So GM goes sort of bankrupt... finally (see this post from November 2008), and two coincidental and seemingly unrelated events happen.
Tim Geithner (Treasury Secretary) has a visit to China to talk about currency issues (maybe to apologize for calling them out in January for currency manipulation). Um, excuse me. But didn't he know before he took the job that their Yuan is pegged to our dollar? That means they have to use market intervention to keep them the same.
The Supreme Court, decides to give the cold shoulder (without even a hearing) to bond holders of GM (including the state of Indiana), who by long standing tradition and corporate law are first in line for any cash raised from the sale of assets.
So what is the connection of these three events?
The U.S. Government owns 60% of GM.
China owns 24% of the U.S. Government debt that is held by foreign governments, more than any other country. Since the U.S. Government doesn't have equity securities, and domestic held debt is immaterial (Peter and Paul), China is the majority external shareholder of the U.S.. In corporate terms this company, China LTD has a foreign subsidiary, U.S. Inc. which happens to own a dying subsidiary called General Motors. Equity ownership by U.S. Inc. in GM SHOULD put US Inc. behind holders of GM debt.
Convoluted yet incontroversial, there are two more senior holders of GM debt. PBGC (a subsidiary of US Inc.) and then by default China LTD with the majority stake in US Inc. GM pension and retirement benefits are $54 billion in the red. The PBGC subsidiary of US Inc (a company that is itself drowning in debt), is already $11 billion in the hole on current obligations not including any result from GM.
The CFO for U.S. Inc. Tim Geithner takes a trip to China LTD headquarters to speak with parent company executives (I assume about what can be done with this subsidiary holding that has at least 3 digits more liability than Enron moved off balance sheet and didn't accurately report). US Inc. decides to have GM file bankruptcy and sell assets. Likely Saab and Hummer (2 mostly profitable brands with little to no pension liability) will be bought by subsidiaries more directly owned by China LTD as opposed to the fractionally owned subsidiary US Inc. Hummer has been held up by regulatory approval (read: stall to research viability of Hummer and likely gas prices).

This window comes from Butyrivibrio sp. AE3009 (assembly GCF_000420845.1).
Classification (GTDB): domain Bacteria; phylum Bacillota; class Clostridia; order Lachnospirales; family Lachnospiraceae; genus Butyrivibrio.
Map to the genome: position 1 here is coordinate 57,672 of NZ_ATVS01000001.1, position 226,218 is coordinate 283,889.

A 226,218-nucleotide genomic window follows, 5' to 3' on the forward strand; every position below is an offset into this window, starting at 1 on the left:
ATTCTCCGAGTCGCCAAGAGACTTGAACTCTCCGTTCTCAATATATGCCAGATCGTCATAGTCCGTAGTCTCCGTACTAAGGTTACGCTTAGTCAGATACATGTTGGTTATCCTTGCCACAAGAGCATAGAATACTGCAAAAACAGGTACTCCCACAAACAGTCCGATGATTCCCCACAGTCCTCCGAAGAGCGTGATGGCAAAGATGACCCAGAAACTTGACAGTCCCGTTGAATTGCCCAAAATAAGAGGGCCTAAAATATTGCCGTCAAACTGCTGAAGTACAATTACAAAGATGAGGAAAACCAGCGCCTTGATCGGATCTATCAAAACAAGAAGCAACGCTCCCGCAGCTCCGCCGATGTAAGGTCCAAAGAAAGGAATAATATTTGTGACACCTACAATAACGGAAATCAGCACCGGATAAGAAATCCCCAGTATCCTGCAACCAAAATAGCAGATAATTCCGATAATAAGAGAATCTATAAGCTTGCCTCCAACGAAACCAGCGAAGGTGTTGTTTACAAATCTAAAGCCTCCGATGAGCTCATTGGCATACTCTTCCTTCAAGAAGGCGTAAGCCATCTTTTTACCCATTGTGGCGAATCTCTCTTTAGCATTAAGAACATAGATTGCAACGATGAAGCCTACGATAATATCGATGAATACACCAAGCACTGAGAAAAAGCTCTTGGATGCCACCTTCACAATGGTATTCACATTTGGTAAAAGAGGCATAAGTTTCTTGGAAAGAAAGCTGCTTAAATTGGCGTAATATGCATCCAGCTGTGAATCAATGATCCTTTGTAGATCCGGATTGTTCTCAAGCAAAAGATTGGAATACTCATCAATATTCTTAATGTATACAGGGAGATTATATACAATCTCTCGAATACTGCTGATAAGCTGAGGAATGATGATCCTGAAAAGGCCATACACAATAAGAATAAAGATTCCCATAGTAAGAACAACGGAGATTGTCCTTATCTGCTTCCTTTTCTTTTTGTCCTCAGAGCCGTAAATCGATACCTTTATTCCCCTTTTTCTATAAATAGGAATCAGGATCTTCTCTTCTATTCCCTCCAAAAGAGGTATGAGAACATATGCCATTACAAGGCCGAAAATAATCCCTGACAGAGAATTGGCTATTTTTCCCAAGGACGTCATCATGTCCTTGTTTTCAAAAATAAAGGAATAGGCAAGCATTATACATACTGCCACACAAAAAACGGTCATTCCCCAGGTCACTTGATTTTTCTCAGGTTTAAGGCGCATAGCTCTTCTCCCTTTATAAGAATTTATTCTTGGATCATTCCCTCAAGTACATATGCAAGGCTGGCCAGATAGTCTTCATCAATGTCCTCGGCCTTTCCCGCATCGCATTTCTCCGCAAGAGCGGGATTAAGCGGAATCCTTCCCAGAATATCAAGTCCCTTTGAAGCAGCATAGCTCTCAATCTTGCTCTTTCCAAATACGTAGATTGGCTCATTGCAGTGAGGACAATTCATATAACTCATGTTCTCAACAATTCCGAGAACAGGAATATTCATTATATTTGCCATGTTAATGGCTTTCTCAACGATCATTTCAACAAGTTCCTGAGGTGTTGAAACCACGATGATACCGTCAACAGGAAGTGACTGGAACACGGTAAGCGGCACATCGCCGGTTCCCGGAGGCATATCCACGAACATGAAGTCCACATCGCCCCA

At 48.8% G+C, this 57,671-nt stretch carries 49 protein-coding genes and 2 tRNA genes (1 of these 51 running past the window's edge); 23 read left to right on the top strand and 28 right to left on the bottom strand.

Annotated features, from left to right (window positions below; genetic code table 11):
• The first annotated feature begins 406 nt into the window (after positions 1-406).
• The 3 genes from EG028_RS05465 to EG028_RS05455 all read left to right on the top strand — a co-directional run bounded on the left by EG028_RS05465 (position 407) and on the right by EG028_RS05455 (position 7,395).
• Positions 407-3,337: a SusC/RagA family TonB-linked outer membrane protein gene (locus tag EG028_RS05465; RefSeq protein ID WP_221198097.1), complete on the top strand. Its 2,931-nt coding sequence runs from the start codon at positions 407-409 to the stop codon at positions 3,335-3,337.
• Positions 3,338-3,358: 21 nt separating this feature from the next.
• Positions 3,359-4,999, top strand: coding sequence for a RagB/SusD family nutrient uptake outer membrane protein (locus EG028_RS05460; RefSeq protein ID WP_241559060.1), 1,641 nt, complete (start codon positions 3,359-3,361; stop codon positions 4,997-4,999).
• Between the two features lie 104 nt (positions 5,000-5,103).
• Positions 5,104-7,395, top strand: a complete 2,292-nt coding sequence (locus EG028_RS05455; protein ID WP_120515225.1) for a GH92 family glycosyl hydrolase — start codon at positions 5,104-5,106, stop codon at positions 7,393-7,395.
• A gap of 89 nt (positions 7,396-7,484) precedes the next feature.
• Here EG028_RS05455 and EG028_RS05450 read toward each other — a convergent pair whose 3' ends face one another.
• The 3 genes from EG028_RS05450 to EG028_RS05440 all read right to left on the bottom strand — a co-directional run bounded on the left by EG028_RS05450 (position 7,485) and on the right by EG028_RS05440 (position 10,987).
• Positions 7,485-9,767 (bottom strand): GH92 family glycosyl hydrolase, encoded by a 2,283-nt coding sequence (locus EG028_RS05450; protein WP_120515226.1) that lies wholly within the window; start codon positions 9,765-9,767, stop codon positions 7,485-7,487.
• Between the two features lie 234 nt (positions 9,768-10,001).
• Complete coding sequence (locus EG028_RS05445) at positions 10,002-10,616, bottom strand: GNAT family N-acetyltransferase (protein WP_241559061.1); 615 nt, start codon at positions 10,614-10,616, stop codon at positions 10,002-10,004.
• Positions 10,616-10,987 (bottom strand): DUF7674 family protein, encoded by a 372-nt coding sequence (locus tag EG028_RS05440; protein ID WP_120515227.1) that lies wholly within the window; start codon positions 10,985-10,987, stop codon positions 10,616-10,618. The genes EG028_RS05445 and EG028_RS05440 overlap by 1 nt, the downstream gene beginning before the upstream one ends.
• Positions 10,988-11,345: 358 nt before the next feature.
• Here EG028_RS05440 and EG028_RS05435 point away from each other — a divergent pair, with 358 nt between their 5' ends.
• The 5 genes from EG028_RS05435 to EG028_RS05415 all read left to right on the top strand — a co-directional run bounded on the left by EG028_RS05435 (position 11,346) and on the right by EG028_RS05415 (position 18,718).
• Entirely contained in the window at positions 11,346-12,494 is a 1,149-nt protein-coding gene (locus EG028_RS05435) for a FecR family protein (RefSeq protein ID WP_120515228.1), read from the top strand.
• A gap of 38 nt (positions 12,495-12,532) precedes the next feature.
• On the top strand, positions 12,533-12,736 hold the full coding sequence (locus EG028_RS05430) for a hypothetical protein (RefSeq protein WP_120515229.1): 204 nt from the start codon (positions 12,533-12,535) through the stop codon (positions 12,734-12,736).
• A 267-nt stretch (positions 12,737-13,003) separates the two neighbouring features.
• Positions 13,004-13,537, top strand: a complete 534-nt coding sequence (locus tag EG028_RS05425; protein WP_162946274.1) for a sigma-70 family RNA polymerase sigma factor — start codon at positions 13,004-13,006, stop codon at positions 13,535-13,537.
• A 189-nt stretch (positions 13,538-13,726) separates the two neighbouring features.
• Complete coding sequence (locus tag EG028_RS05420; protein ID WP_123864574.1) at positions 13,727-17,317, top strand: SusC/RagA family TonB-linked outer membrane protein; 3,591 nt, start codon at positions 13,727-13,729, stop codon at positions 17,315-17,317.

Penske plans to buy breakeven Saturn, with good reason that excludes China LTD from wanting it.
So Mr. Murdock (Indiana's Treasurer), I have a great respect for you, ever since meeting you and learning about your forward thinking ESOP initiative. But in this case, you have to know, this is how it was going to be. Unfortunately, those managing state funds may not have been insightful enough for anything but traditional credit research methods in managing bond portfolios.
All of us can learn something about investing in companies that are seen as a subsidiary to U.S. Inc. (a subsidiary of China LTD) even before receiving stimulus. Every debt holder in a company with a material underfunded pension should sell at the first sign of financial trouble. Or you may be likely to find you don't hold senior debt.
--update 6/15- news report now states that Geithner "traveled to Beijing earlier this month to assure the Chinese government that the Obama administration is determined to get control of an exploding U.S. budget deficit..."
-related to story that foreign demand for US financial assets falls.
Unfortunately with debt, it matures. Foreign investors have to make a constant and continuous decision to repurchase at maturity. And our country's finances are so tightly leveraged, that it is on the order of a pyramid scheme or bubble. In those situations everything falls apart not when people sell, but when people stop buying. Are we about to see that nightmare?